Happy Alvin C. York Day

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Happy Alvin C. York Day

From Checkiday.com, from which I get all holiday reminders:

Today we remember the famed World War I hero, Alvin C. York. Born on December 13, 1887, in Pall Mall, Tennessee, York became a member of the Church of Christ in Christian Union while in his twenties. This fundamentalist group forbade violence, among other things, which influenced York to become a pacifist. After receiving his draft registration notice, his pastor advised him to seek conscientious objector status. He wrote "Don't want to fight" on his draft card before registering. His request was denied, he was drafted in November 1917, and was sent to basic training.

Rather than go through his bio from that website, I'll give you this excellent video:

Checkiday helpfully notes how you can celebrate the day:

One way to celebrate the day is to travel to a location of significance to Alvin C. York. There is perhaps no better place to stop than the location where York demonstrated his feat of bravery. Other sites where you could stop include the Sgt. Alvin C. York State Historic Park, which is located where York's farm was in Pall Mall, Tennessee; the Alvin C. York Institute in Jamestown, Tennessee, which is now a high school; and the Tennessee State Capitol, where a statue of York is located. If staying closer to home better suits you, you could watch Sergeant York or read a book about York, such as Sergeant York: His Own Life Story and War Diary or Alvin York: A New Biography of the Hero of the Argonne. You could also join the Sergeant York Patriotic Foundation.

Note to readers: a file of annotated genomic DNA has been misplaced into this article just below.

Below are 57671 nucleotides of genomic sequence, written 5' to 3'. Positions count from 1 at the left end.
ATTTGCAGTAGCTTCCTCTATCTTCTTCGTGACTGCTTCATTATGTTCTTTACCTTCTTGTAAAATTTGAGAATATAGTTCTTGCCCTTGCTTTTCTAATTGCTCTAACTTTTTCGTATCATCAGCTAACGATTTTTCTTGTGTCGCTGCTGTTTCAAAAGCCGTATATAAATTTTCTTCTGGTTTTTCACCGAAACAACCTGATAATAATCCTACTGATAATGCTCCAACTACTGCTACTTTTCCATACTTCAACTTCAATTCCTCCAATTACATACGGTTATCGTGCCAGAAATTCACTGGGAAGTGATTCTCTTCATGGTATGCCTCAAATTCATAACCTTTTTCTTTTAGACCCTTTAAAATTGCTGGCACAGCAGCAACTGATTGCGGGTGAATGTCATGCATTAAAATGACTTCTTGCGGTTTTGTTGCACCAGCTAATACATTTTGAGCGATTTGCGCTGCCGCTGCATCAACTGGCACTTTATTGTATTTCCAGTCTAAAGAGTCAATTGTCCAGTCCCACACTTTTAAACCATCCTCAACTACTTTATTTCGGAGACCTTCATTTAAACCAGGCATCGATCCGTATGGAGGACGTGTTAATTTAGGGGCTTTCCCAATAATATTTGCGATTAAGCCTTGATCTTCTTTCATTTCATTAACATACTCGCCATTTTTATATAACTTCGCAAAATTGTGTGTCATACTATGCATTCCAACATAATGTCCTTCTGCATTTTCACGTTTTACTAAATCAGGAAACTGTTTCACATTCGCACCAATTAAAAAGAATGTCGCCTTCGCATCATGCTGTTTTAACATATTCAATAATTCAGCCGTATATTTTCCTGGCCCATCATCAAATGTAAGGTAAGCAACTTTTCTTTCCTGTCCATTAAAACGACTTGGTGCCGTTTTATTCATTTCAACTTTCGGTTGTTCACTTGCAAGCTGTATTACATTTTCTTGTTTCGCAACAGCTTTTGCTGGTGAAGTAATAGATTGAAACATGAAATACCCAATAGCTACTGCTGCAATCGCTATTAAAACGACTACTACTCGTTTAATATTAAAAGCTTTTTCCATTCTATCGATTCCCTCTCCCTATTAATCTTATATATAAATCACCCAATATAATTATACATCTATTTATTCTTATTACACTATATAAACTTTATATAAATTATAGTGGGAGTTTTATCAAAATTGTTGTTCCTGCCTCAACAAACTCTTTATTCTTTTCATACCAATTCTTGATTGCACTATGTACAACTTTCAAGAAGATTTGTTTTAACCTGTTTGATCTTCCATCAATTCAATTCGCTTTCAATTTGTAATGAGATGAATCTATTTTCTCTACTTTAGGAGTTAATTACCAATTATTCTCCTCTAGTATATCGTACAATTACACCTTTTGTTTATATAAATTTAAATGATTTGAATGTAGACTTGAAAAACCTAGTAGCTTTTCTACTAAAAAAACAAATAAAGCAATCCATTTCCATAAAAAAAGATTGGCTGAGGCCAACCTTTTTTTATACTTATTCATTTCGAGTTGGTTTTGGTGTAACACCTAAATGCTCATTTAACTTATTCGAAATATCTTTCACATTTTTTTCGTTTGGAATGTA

My friend and coworker Matt Grills also has an excellent piece about York and his involvement with The American Legion:

Throughout the 1920s, York traveled extensively to raise funds for education, with crowds everywhere responding to his appeals for help. “In this great nation of ours, we have numerous districts in the rural sections that have been forgotten,” York told Kansas Legionnaires at their department convention at Fort Scott in 1926. “Many are up there who can’t sign their own names. I am giving my life and trying to raise money to establish a school there.” 

A charter member of The American Legion – he attended an organizational meeting in Paris in 1919, and helped found Mark Twain Post 137 in Jamestown – York had the full support of the Tennessee Legion. It passed a resolution recommending posts contribute funds to “establish this much needed institution.” 

When the York Institute opened in 1929, York told members of Capt. Belvidere Brooks Post 450 in New York that the fight to finance and build it was “heaps harder than the little shootin’ in the Argonne.”

And, for you purists with time to spare, here is the full 1941 autobiographical movie with Gary Cooper:

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News from the World of Military and Veterans Issues. Iraq and A-Stan in parenthesis reflects that the author is currently deployed to that theater.